Is Your Workplace Kitchen Making You Sick?

7 Ways Your Work Kitchen Is Quietly Trying to Kill You and What You Can Do About It

According to the Food Safety Information Council, on average food poisoning accounts for:

  • 120 deaths
  • 1.2 million GP visits
  • 300,000 prescriptions for medication
  • 2.1 million sick days.
This costs Australia an estimated $1.25 billion each year. Worldwide, unsafe food is linked to the deaths of roughly 2 million people each year. Food containing harmful bacteria, chemical, parasites or viruses is the cause of over 200 diseases. So, in time for World Health Day (with this years' topic being food safety), we here at finder.com.au have looked at the dangers present in the office kitchen and what you can do to stop yourself from getting sick.

Things making you sick

  1. Problem: Is there soap in your kitchen? One of the biggest issues in the workplace kitchen is people not washing their hands before they handle food or eat their lunch.office kitchen Solution: Place a liquid soap pump-pack next to the sink or an antibacterial wash dispenser by the kitchen door.  You may even wish to put up signs around the kitchen reminding your staff to make sure they have washed their hands.
  2. Problem: Is the fridge cold enough? An overcrowded fridge is an unhappy fridge and can be an unsafe fridge – and not just because of the increased chance of your lunch ending up on the floor. Overcrowded fridges struggle to regulate their temperature, which ideally should be kept at below 5° Celsius. Solution: Don't just jam more and more food in there. Make sure you check that the temperature is at a constant 5° Celsius. Clean out the fridge regularly, get into a routine of emptying the fridge each Friday. This will ensure that food is not left in there over the weekend to tempt those 'brave enough' to eat it on Monday for breakfast.
  3. Problem: Is the food stored properly? We've all been there. Get into work in the morning and spot something tasty sitting on the bench. You know it's been there overnight but there's no one around right now to judge you ... so you cram it in your mouth. Food that has not been properly stored presents a real danger. Solution? Don't eat it. If something is sitting on the bench overnight, it is probably not fit for you to eat in the morning. Keep perishable food in the fridge. In perfect conditions, the amount of bacteria present on a piece of food can double every 20 minutes. The following table shows how bacteria multiplies on meat over 3 hours:
      Time
    Number of bacteria
      Start
        100
      20 minutes
        200
      40 minutes
        400
      1 hour
        800
      1 hour 20 minutes
        1600
      1 hour 40 minutes
        3200
      2 hours
        6400
      2 hours 20 minutes
        12800
      2 hours 40 minutes
        25600
      3 hours
        51200

    *Source: Australian Government Department of Health

  4. Problem: How clean is the cutting board? Unclean cutting boards and bench-tops are a haven for germs. When germs from unclean items or the juices from raw meat come in contact with cooked or ready-to-eat foods, you run the risk of cross-contamination. Solution: Wash your cutting boards thoroughly in hot, soapy water after each use. Alternatively, you could use a dishwasher. Throw out your old cutting boards, the cracks and knife scars are a breading place for germs. When you are preparing food, use separate cutting boards: one for raw meats and the other for ready-to-eat foods, such as vegetables.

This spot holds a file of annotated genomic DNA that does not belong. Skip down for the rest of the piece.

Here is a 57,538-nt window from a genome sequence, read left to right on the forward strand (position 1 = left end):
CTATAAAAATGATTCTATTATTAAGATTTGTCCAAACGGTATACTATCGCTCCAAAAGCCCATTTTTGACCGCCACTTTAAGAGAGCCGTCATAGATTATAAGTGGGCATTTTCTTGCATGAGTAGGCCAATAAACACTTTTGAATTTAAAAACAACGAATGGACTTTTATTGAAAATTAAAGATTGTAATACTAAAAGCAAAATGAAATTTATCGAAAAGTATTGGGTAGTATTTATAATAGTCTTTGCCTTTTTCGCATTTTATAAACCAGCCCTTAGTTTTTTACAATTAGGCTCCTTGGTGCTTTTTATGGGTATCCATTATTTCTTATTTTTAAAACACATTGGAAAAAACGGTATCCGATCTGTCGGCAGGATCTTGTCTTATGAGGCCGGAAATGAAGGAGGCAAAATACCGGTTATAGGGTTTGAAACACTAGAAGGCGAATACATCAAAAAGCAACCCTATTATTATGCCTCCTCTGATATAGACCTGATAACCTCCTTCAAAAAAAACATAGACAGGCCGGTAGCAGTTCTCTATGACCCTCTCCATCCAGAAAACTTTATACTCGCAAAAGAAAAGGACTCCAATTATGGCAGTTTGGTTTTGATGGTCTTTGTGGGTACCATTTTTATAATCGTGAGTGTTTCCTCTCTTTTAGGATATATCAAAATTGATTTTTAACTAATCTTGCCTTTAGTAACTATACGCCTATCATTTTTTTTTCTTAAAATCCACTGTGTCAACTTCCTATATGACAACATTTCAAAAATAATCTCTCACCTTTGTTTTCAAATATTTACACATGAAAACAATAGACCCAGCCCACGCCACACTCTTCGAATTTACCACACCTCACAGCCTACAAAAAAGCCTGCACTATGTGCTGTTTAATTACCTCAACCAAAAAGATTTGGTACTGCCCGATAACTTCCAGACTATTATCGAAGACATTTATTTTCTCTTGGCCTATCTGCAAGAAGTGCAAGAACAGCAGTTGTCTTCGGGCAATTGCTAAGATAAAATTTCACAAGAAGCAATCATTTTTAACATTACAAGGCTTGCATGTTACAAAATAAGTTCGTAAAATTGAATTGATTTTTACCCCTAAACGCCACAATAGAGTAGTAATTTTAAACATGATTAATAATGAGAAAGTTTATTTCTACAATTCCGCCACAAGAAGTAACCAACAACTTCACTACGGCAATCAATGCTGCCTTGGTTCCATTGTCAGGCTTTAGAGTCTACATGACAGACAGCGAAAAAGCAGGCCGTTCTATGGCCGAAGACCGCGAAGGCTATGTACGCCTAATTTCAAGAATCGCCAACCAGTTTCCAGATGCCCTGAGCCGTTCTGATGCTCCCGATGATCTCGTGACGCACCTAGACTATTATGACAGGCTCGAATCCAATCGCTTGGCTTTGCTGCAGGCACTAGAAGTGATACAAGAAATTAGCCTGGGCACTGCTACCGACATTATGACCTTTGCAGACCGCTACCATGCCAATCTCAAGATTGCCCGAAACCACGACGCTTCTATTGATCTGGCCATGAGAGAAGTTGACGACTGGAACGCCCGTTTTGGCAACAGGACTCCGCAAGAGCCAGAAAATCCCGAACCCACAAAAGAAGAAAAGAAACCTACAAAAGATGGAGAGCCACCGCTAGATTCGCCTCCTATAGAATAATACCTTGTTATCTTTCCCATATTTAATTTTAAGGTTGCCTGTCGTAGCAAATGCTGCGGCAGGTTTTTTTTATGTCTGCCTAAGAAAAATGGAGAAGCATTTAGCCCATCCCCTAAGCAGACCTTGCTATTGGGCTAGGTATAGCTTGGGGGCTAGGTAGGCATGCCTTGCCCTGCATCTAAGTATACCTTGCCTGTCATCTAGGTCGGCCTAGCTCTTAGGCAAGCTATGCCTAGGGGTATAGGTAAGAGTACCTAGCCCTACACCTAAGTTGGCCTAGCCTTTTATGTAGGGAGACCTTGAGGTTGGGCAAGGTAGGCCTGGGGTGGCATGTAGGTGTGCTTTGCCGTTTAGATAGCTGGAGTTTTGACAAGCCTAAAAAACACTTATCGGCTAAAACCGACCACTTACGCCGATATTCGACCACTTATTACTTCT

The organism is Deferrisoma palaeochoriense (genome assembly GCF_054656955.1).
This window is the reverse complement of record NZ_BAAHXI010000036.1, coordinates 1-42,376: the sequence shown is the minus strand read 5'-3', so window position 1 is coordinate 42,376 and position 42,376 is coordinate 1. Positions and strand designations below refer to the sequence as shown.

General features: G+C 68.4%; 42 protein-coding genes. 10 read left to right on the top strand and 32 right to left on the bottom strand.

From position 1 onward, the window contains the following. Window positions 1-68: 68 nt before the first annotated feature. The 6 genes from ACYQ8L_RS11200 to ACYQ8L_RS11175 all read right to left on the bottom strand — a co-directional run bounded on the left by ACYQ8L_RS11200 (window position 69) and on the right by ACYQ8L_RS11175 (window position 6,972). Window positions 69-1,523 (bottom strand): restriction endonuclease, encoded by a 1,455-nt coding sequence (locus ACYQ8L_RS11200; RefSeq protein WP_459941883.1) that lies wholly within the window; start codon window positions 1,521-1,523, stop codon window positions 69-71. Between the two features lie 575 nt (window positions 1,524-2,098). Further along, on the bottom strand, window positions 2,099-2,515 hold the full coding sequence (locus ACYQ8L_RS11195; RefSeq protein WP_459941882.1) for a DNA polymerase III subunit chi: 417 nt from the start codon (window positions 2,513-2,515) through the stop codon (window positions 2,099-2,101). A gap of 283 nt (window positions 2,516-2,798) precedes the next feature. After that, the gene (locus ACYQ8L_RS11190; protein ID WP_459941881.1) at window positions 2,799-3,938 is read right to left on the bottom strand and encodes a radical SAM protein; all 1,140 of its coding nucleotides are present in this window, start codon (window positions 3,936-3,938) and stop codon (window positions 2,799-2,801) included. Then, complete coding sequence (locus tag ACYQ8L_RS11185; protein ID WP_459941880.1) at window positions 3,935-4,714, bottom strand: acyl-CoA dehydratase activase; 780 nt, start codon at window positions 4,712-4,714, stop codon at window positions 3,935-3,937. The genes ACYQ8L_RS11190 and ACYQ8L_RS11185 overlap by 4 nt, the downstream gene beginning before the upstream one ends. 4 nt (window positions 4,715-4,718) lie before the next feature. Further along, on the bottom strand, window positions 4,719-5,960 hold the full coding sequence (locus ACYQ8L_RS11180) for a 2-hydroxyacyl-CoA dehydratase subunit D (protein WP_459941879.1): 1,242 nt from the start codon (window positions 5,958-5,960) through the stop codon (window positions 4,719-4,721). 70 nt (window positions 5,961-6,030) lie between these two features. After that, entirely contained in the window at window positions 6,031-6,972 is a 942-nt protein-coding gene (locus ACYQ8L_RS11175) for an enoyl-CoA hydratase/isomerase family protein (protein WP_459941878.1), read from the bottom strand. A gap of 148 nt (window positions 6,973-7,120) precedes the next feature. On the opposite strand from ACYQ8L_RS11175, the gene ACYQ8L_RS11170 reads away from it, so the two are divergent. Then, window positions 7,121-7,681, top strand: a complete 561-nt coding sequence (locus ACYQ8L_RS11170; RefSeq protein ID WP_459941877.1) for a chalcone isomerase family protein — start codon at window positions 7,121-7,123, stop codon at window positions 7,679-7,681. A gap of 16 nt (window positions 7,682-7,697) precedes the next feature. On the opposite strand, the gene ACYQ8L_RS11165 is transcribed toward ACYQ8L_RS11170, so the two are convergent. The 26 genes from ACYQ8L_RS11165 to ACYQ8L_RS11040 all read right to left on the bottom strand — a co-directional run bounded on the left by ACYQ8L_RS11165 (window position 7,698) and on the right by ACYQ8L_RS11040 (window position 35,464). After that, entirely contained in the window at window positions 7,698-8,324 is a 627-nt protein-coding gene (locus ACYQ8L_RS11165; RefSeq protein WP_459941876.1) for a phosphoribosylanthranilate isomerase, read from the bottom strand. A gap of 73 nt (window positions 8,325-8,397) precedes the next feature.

5. Problem: Are you planning on eating that prepackaged meal? A common reason for food poisoning is people not following the instructions on packaged foods. Foods such as frozen pies, microwavable pizzas and chicken nuggets can pose a serious risk of foodborne germs, such as salmonella, if they are prepared incorrectly. Solution: Read and follow the products cooking instructions to the letter. Make sure you know if the food is fully-cooked, partially-cooked or raw prior to heating. Look at the labels and don't rely on the eyeball test. Some frozen foods look like they are cooked but they are actually pre-browned or covered in sauce or breading.
  6. Problem: Are you planning on eating those leftovers? Just because something was safe to eat yesterday, doesn't mean it is safe to eat today. If you're planning on reheating leftovers, you need to be careful that you're not eating them at an unsafe temperature. Solution: Hot food needs to be kept and served at 60°C or hotter. Food has a danger zone of between 5°C and 60°C. If you are planning on reheating your hot food from the day before, make sure it is warmed to a minimum of 60°C. A good way to check you food is hot enough is that there is steam coming off the top and by using a food thermometer. Important: Make sure you only reheat food (especially chicken) once.
  7. Problem: How old is that dish towel? A dish towel should be used for one thing and one thing only: drying dishes. Unfortunately, dish towels often become interchangeable with hand towels. This has the potential to make you very sick, as you are wiping your dirty hands on something that is there to dry clean crockery and cutlery. Solution: Throw out old dish cloths as they can carry bacteria. Only use the dish towel for drying dishes. Once you have finished using the dish towel, be sure to hang it so it will dry thoroughly. And make sure you wash the towel at least once a week.

How do I know if I have food poisoning?

Food poisoning happens after eating contaminated good and can present itself as early as one hour after consumption. Symptoms include:

  • nausea
  • vomiting
  • stomach pains
  • diarrhoea
  • feeling weak
  • fever or chills/sweating
  • headache

Common food poisoning bugs